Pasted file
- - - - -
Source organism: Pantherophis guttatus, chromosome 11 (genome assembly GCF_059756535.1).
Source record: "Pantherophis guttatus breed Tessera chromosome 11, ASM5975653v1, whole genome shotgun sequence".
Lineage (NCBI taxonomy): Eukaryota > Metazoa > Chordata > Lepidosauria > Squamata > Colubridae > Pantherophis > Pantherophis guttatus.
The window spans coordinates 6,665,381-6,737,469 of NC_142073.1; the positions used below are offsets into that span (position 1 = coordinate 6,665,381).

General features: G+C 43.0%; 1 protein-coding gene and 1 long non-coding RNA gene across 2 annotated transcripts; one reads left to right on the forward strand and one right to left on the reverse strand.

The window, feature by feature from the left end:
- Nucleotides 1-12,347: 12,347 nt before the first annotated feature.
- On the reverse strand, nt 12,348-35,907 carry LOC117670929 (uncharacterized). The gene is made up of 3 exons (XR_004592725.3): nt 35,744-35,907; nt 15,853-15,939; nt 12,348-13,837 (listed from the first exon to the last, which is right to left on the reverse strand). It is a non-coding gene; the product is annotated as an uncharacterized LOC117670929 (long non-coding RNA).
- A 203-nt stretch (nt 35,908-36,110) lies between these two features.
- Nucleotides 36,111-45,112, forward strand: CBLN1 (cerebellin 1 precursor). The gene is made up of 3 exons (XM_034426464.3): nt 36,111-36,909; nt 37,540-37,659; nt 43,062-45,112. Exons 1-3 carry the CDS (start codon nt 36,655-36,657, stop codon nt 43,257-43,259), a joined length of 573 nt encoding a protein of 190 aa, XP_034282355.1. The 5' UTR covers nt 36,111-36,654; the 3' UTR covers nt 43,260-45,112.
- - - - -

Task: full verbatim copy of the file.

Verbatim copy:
Source organism: Pantherophis guttatus, chromosome 11 (genome assembly GCF_059756535.1).
Source record: "Pantherophis guttatus breed Tessera chromosome 11, ASM5975653v1, whole genome shotgun sequence".
Lineage (NCBI taxonomy): Eukaryota > Metazoa > Chordata > Lepidosauria > Squamata > Colubridae > Pantherophis > Pantherophis guttatus.
The window spans coordinates 6,665,381-6,737,469 of NC_142073.1; the positions used below are offsets into that span (position 1 = coordinate 6,665,381).

General features: G+C 43.0%; 1 protein-coding gene and 1 long non-coding RNA gene across 2 annotated transcripts; one reads left to right on the forward strand and one right to left on the reverse strand.

The window, feature by feature from the left end:
- Nucleotides 1-12,347: 12,347 nt before the first annotated feature.
- On the reverse strand, nt 12,348-35,907 carry LOC117670929 (uncharacterized). The gene is made up of 3 exons (XR_004592725.3): nt 35,744-35,907; nt 15,853-15,939; nt 12,348-13,837 (listed from the first exon to the last, which is right to left on the reverse strand). It is a non-coding gene; the product is annotated as an uncharacterized LOC117670929 (long non-coding RNA).
- A 203-nt stretch (nt 35,908-36,110) lies between these two features.
- Nucleotides 36,111-45,112, forward strand: CBLN1 (cerebellin 1 precursor). The gene is made up of 3 exons (XM_034426464.3): nt 36,111-36,909; nt 37,540-37,659; nt 43,062-45,112. Exons 1-3 carry the CDS (start codon nt 36,655-36,657, stop codon nt 43,257-43,259), a joined length of 573 nt encoding a protein of 190 aa, XP_034282355.1. The 5' UTR covers nt 36,111-36,654; the 3' UTR covers nt 43,260-45,112.